This review contains spoilers.
2.3 The Watcher In The Woods
Bottom line: This was an excellent episode that had character development aplenty and some genuinely unsettling moments.
Let’s get my only issue with the instalment out of the way up-front: I was not a fan of how quickly the attack on Moose and Midge was rolled back. Last week’s ending was shocking, and a call to arms that told viewers that anything could, and probably would, happen on this show. So for Moose and Midge to be as unscathed as they are given how dire things looked last week feels like a cop-out. We learn that Moose shielded Midge and took all of the bullets. Yet a short while later there he is, sitting up in bed, looking healthy and dispensing wisdom to Kevin and showing a new-found vulernability. (“Koose” shippers, your day has come). By contrast, Fred’s shooting was way less severe and he still seems utterly shellshocked. Maybe I’m expecting too much from the show, but the contrivance of having Moose and Midge physically unharmed by a point-blank shooting leaves a taste in my mouth more sour than a three-week old milkshake at Pop’s.
That said. Everything else. Yes.
“Every fairytale comes with the same warning: Good children should never go into the woods alone,” narrates Jughead as we see Kevin’s attempts to hook up thwarted by a screaming, bloody Midge. Between this and his discovery of Jason’s body while out fooling around with Moose last season, this kid does not have good luck cruising at all. (Also, regarding Jughead’s seemingly omnipotent narration, it is important to note that the theory that this shit is all in his mind is gaining some serious traction).
“I was just late-night jogging, you know, as one does,” Kevin hilariously lies to his friends while discussing how he stumbled upon Midge. Betty isn’t buying it however, and immediately throws more shade than that recent solar eclipse:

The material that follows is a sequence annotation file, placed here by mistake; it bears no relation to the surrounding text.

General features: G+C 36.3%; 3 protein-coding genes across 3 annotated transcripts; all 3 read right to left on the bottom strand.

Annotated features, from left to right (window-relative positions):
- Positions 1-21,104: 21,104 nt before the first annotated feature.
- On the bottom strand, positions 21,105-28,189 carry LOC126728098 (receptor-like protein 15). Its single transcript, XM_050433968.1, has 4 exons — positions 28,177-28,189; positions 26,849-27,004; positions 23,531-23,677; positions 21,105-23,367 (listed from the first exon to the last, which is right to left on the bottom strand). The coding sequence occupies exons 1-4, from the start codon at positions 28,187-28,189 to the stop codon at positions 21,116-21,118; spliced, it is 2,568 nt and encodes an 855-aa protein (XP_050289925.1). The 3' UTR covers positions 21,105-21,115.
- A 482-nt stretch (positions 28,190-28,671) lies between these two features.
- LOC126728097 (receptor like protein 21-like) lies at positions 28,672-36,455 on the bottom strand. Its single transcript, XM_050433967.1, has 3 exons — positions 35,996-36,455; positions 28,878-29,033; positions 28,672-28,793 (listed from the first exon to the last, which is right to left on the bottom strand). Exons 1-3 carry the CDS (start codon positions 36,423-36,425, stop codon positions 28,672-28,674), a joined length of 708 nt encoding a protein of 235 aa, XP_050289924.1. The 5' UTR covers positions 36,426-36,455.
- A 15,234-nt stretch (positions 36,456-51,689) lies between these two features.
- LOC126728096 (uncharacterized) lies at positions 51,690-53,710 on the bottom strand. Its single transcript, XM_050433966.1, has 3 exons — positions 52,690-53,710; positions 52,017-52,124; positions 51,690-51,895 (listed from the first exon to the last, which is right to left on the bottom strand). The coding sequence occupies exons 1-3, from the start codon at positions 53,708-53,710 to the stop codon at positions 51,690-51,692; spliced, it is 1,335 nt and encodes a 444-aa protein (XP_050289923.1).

She confronts him about his risky behaviour in the woods and he swears it’s a thing of the past. At least until three or four scenes from now.
As for Riverdale’s resident loner, Jughead has his first day at Southside High. He’s greeted by Toni Topaz (Vanessa Morgan), friendly photographer and fellow Southside Serpent. Of course, Jughead says he will never join the Serpents when she suggests that he sit with them at lunch, and in under twenty minutes we have our second lie that will come back to haunt one of our leads before the end titles roll. It is worth mentioning that Toni and Jughead have immediate chemistry together, so Bughead fans have a new thing to fear this week.
Poor Veronica. All she wants to do is watch what Jughead succinctly calls a “gross reality dating show.” During a pow wow with her pals in Riverdale High’s Impractical Lounge she muses the following:”Guys, can we focus on what matters here? Midge and Moose are alive, Archie’s dad survived, the new season of The Bachelorette starts tonight.”
Two out of three ain’t bad we suppose. But before anyone can talk about rose giving or getting, Veronica shows her true motives for wanting her friends to hang out with her… she wants them to meet her dad. It seems like Hiram is still spending a lot of time in his study, just like he did in his old, ill-defined but doubtlessly bad white collar crime days. This doesn’t sit well with Veronica, who wants to give him the benefit of the doubt. Or prove once and for all that he’s a dick. Frankly, the back and forthing on where the Lodge women stand on Hiram in any given scene is giving me whiplash, but whatever. The point here is that Hiram has to prove himself to Ronnie, and a family dinner date with Archiekins is, in her opinion, as good a place to start as any. As for Hermione, she is overheard warning Veronica about Hiram, which results in a sternly worded warning from her husband.